Mumsnet recently featured a messageboard thread that discussed the fear of loneliness and depression in childless women over 45. The topic was picked up by a few newspapers this month. The Mirror attributed the blame to the current fixation on all things pregnancy and child-related:

“Much of the obsession regarding motherhood comes from a good, if not slightly old-fashioned place – we see a woman having a baby as her getting the happy ending and fulfilment she deserves”. 

A gloss over the subject, but these days the childless-not-by-choice (and mothers alike) are subjected to a mostly rose-tinted view of raising children in the media, and certain parents compound this by trumping up the #feelingblessed version of family life. (Also, what was Beyonce thinking at the Grammys?)

The question from the OP on Mumsnet was:

“Women who are single and have no children, post 45? This is what I’m facing so I’m not being nasty. I’m just wondering if loneliness is inevitable and things like holidays and so on (I know you can go alone but this isn’t for me) any advice? [sic]”

Why is she asking Mumsnet, I thought. What do the mums know about being single and childless in middle age? Being single and childless in your twenties or thirties is light years away from that.

I’ve always been sceptical about the ability of one side to provide insights into the experience of the other. I know I’ve been guilty of not empathising with the lot of parents. Do they secretly raise an eyebrow at me, in turn, when I allude to the quiet aftermath of my own losses? I’ve certainly felt that sometimes.

And can I ever presume to tell a single person that they’ll be fine without kids, when I’m married?

And what do the happily childfree think of the childless-not-by-choice who are still raw? Here’s a recent tweet I got:

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I’ve been thinking a lot lately about how all these different cohorts interact and see one another, about which attitudes exacerbate polarity and which help break it down.

Honestly, will we ever fully understand and empathize with each other? Probably not. Not all the time, or at the same time. Should we just accept this, are we OK with it?

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Lost in a black hole a few years ago, I thought my friends were ungrateful and insensitive when they moaned about how tough child-rearing was. Now that fog has lifted, I can finally hear them. The more vulnerable you feel, the harder it is to appreciate that there are happy and also desperately unhappy people in every domestic situation available.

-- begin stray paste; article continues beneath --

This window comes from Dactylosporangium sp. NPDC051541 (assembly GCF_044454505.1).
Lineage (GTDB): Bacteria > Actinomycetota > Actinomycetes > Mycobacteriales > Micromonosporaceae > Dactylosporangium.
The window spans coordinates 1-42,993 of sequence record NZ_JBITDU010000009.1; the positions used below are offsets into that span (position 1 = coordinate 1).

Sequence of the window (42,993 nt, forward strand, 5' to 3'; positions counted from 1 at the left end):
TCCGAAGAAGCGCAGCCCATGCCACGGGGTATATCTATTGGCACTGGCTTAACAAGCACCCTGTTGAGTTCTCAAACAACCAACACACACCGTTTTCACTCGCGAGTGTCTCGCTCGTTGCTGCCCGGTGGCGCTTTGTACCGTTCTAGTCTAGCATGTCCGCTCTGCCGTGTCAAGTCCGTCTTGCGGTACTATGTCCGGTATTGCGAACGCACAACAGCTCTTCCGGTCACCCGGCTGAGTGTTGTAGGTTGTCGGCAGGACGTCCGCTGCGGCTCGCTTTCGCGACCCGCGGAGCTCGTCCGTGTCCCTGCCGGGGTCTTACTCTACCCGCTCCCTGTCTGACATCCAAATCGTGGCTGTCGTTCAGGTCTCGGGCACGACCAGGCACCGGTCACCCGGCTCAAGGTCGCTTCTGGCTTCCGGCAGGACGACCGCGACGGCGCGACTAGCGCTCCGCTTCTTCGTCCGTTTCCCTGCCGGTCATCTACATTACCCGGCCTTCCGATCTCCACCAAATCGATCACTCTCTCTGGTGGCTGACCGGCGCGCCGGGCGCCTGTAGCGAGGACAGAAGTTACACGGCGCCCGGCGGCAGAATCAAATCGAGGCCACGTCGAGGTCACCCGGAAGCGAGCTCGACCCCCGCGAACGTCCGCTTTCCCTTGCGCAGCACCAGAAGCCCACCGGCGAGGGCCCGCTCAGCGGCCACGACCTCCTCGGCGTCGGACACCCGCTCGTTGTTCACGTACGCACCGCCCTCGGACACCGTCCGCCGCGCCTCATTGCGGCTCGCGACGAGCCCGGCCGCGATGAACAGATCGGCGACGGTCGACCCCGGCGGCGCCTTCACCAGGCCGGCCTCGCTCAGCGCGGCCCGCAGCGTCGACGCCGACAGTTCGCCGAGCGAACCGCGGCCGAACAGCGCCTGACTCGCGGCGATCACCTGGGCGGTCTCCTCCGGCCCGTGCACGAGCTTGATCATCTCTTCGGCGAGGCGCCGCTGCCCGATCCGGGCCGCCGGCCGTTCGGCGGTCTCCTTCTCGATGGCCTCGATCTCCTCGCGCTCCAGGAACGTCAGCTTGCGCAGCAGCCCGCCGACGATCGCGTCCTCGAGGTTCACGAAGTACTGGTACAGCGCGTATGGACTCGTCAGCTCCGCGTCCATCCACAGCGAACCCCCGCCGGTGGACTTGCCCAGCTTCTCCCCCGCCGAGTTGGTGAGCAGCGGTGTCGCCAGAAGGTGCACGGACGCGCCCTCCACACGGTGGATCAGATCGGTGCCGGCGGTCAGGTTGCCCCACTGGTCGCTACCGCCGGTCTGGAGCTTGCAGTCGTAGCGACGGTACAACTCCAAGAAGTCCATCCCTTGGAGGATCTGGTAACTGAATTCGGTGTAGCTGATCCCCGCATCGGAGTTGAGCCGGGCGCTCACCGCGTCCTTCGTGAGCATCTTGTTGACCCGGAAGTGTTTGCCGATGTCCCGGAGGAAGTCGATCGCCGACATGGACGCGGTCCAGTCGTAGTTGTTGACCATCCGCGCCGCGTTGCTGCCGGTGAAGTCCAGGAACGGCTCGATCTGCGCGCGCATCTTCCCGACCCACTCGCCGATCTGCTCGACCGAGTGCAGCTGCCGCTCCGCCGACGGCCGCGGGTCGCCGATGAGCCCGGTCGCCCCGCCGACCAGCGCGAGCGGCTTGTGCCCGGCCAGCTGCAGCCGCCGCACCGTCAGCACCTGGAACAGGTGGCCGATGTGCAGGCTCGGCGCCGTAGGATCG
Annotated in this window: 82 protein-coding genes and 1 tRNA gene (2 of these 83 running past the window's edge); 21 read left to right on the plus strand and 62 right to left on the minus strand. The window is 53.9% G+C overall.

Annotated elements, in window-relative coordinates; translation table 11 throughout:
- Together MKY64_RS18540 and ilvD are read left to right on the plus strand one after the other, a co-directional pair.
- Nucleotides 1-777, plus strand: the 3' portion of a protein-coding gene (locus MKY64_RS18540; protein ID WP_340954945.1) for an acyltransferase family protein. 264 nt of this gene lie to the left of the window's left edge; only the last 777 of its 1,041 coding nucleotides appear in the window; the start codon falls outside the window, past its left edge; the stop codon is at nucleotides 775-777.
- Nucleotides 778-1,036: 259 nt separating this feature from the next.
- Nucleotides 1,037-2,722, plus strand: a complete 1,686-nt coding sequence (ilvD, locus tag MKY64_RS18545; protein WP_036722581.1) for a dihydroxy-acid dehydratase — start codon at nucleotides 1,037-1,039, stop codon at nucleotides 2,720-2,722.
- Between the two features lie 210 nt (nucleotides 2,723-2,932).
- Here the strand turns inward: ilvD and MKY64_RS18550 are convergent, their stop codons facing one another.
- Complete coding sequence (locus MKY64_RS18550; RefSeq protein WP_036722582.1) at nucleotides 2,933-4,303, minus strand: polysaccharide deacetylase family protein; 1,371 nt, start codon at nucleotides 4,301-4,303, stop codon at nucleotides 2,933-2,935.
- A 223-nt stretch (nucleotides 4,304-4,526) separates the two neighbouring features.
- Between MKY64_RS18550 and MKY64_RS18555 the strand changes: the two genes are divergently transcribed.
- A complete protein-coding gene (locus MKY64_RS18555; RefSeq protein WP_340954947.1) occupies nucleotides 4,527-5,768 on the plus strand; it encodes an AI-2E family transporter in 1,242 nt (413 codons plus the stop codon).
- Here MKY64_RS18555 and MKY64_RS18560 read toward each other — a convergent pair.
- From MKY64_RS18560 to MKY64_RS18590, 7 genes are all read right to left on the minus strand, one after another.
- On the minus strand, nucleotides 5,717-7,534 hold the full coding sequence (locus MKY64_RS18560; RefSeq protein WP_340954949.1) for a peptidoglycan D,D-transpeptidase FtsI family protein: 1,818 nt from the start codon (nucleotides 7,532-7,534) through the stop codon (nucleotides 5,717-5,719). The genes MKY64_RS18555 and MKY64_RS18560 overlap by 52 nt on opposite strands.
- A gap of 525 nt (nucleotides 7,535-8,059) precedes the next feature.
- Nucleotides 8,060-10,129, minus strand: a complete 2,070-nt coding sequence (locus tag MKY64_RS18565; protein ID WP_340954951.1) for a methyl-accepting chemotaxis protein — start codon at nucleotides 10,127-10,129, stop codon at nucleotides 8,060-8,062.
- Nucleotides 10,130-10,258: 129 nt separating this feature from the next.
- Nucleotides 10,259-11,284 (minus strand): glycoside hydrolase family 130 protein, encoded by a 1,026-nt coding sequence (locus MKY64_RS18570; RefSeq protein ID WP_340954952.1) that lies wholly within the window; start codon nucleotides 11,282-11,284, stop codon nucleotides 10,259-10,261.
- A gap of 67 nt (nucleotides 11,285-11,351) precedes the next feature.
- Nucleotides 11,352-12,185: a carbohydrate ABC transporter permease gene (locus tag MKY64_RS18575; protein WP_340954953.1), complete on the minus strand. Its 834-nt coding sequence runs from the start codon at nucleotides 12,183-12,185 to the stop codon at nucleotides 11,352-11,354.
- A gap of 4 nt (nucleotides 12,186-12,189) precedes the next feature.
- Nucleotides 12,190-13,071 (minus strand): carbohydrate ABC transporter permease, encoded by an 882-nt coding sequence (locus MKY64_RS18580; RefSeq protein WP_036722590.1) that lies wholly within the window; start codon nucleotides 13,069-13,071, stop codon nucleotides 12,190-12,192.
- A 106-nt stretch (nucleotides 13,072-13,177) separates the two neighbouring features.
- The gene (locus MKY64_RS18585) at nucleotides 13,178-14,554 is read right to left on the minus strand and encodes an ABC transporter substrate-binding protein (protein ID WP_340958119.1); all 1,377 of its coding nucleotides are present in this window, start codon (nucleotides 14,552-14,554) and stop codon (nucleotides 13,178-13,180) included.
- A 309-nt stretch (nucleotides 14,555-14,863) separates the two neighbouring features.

Anyway, I think that the contributions below from the mothers who responded to the childless, post-45 OP on Mumsnet are particularly eloquent on how children are not the fast-track to satisfaction that they might sometimes seem to be. Especially to those who feel like they’re on the losing team.

“I read something in a weekend magazine that said the typical midlife experience for a woman with a family was one of constant, knackering, amateur psychiatric nursing for all those around her… That sounds so bloody familiar just now. I have teenage angsty kids, a student son with some quite severe mental health problems and a depressed other half. Although I love them very deep down I want to run away most days and have a turn at just being me. The trivial bits – my sleep patterns, my timescale, my radio choice, my head space, my own bed, my paint choice – and my chance to go out and not worry that I’ll miss another frantically distressed call from son. I should probably delete this. You sound so sad, and it never really helps to hear that others are too. But the grass is not always greener”.

“I’ve come to learn that loneliness is very much about mental attitude.  It’s perfectly possible to be intensely, cripplingly, lonely even if you’re married with kids and surrounded by people every day. Family members just take what they need from you, take you for granted, you’re stuck having to ‘serve’ them and you can’t even get a bit of time for yourself, because of your responsibilities to them. Any change involves upsetting the apple cart, and if you’re feeling lonely, unsupported and depressed, this is the last thing you want to do. So it all just plods on, while everyone assumes you’re happy as can be, because it’s easier to pretend than have to confront the truth and upset everyone… When I was feeling particularly isolated, it really helped me to talk to a counsellor”.

“Once you are over fifty, even if you’ve had children mostly they are off living their own lives, not crowding round mum offering to take her out every weekend. But you still have that little niggle of worry in the back of your head ‘what if something happens to one of them’? So you live alone, worrying about something you can’t do anything about, visiting enough to keep everyone happy but not enough to suffocate…it’s stressful and tricky. And often, because you’ve brought children up alone, you’ve been trapped in part time, dead end jobs, and once the kids leave there’s nobody suddenly leaping up with a fabulous, well paid full time job. And you’re old. So you live trapped in ‘little jobs’ in poverty. That’s where I am. You have to make your own happiness, OP. Kids, partners, money, don’t do it for you. I am, despite not being able to afford to heat my house, happy. Love the little things – a cream bun, warm toes, a good programme on the telly, a new library book. That’s where pleasure lies”.

Then the non-mother who responded with this also caught my eye:

“…. I‘m getting closer to accepting my possible fate, as a single childless woman for life. I then have two choices – embrace it or mourn it”.

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